I feel like this one should technically be considered a more literal photo because it really is just a shot into a creek. But the closeup of the rocks and the way the sunlight is playing off the water forms more abstract patterns than what you’d usually find in a nature photo. Even the small fish that I saw swimming around are just abstract blurs in the finished product. And I love it :p (c) Cyrene Krey

All of these photos were shot at Clayton Andrews Forest Preserve of the Winnebago County Forest Preserve District in northern Illinois. For more wildlife photography tips, read my blog post on backyard wildlife photography. To see some of these and other photos available for purchase, please visit my website at http://www.cyrenekrey.com. Also, I’m now on Facebook! Like me! 😀

Bison by Cyrene Krey

Bison at Nachusa Grasslands

I went to Nachusa Grasslands last month in the hopes of seeing the bison that roam around there. And I did!

Bison by Cyrene Krey
Bison grazing at Nachusa Grasslands. (c) Cyrene Krey
Nachusa Grasslands by Cyrene Krey
The Nature Conservancy-established preserve encompasses around 3,500 acres of prairie, woodlands, and wetlands.
Brown-headed Cowbird by Cyrene Krey
Bison aren’t the only animals that make the grasslands home. This little cowbird (Molothrus ater) was singing away as I was photographing the bison. Photo (c) Cyrene Krey

In the past, cowbirds would follow herd of bison to consume the seeds and insects that were stirred up by the large animals, however with modern farming and ranching they have become much more common in developed areas (The Guardian: Zoology). Their previous nomadic lifestyle following herds of bison is believed to be the reason for their parasitic behavior, since nesting wasn’t practical when constantly on the move (The Guardian: Zoology). The Brown-headed Cowbird does not make its own nests, but rather lays white and brown eggs in the nests of other birds which require incubation for approximately 10-13 days (Tekiela, 1999). Because of the time and energy saved from their parasitic behavior, females are able to lay up to three dozen eggs each season (The Guardian: Zoology). However, because of the advantages the Brown-headed Cowbird has received from agriculture and pastoralism, their numbers have increased at a rate that hasn’t allowed other species to catch up (The Guardian: Zoology). Because of this, many species have not yet evolved a defensive strategy against inadvertently raising cowbirds instead of expending the energy on their own young (The Guardian: Zoology). The Brown-headed Cowbird is the only parasitic bird species in Illinois and have been known to lay eggs in the nests of over 200 different species of birds (Tekiela, 1999). They are social birds and often move in large flocks (The Guardian: Zoology). Although they are a migratory species that heads to southern states, they can still be seen throughout Illinois year-round (Tekiela, 1999).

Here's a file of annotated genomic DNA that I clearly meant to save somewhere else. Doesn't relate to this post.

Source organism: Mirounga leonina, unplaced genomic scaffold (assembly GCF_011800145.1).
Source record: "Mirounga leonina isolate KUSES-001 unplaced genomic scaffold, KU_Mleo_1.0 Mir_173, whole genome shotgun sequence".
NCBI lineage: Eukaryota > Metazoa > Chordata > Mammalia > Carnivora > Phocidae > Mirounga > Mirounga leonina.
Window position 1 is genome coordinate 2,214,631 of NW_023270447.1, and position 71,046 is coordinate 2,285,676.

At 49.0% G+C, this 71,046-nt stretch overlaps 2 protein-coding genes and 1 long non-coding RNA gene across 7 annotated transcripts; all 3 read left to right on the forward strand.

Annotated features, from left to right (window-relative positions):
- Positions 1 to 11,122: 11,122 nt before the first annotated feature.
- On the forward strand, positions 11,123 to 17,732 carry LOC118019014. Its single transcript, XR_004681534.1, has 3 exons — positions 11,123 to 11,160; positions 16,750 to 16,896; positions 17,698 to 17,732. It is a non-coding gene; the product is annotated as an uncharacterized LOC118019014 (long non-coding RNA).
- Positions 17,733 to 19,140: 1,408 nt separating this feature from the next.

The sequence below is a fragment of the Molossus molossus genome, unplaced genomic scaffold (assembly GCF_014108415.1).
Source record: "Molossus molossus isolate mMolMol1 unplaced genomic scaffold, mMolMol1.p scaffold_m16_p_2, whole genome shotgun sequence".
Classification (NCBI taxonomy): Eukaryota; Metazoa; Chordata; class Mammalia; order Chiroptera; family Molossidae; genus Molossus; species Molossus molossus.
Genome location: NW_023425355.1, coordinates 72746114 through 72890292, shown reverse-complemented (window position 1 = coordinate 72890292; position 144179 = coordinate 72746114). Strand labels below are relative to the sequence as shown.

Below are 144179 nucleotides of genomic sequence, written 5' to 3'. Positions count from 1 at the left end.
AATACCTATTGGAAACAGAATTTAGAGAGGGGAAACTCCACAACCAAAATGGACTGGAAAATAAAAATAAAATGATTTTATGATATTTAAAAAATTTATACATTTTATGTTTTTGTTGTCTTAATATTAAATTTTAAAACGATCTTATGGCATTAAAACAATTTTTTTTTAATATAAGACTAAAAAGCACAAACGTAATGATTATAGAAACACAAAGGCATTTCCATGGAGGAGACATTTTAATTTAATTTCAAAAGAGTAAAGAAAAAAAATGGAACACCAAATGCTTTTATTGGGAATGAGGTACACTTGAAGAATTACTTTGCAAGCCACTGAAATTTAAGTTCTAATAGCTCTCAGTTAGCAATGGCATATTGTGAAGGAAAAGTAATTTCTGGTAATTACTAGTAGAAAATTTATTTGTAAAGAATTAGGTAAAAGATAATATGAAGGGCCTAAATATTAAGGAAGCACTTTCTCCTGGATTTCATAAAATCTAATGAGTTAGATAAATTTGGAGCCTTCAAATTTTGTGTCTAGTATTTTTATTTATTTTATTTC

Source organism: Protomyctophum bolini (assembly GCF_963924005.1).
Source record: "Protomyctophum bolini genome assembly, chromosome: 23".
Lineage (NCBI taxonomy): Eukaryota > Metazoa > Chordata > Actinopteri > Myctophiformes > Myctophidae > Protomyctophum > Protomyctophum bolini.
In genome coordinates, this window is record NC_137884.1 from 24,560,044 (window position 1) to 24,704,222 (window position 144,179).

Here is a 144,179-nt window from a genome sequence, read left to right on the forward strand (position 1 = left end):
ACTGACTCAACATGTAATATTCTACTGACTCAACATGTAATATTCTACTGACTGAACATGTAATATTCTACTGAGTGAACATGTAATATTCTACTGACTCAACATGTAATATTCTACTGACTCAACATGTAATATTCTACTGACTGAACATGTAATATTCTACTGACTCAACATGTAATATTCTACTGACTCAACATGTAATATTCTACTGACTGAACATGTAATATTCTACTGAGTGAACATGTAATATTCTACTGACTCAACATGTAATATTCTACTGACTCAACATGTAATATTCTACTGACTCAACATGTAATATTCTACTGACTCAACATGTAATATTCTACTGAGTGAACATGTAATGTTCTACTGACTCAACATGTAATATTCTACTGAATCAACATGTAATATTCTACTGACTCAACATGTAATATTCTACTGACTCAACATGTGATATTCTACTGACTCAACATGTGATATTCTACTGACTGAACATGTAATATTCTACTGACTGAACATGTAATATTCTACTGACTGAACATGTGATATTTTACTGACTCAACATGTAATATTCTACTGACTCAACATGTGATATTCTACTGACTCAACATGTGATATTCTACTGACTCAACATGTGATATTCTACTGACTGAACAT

Nachusa Grasslands Sign by Cyrene Krey
Nachusa Grasslands is located in Franklin Grove, IL.
Geese by Cyrene Krey
On the way home, there were several nice, little spots to stop and appreciate the scenery. This adorable family was hanging out at one of the stops 🙂 (c) Cyrene Krey

In addition to geese though, there was also a lot of litter at these stops including some discarded fishing gear. Fishing gear can cause a lot of problems for wildlife so if you do fish, make sure to clean up properly. If you can’t for whatever reason, then you shouldn’t be fishing.

I’ll be sure to get these photos (and more) onto my site (when I get around to it ;D).

References

Friends of Nachusa Grasslands

Tekiela, S. (1999). Birds of Illinois: Field guide. Cambridge, Minn.: Adventure Pub.

The Guardian: Zoology

Challenges to Mammal Migratory Route Conservation in North America

Bison at Nachusa Grasslands by Cyrene Krey
Bison are well-known for their migratory habits.

Mammal migration between seasonal ranges can consist of relatively short distance migrations of a single individual as well as massive migrations involving thousands of individuals in a population. Understanding the varying migratory habits among…

Source: Challenges to Mammal Migratory Route Conservation in North America

Article by Cyrene Krey.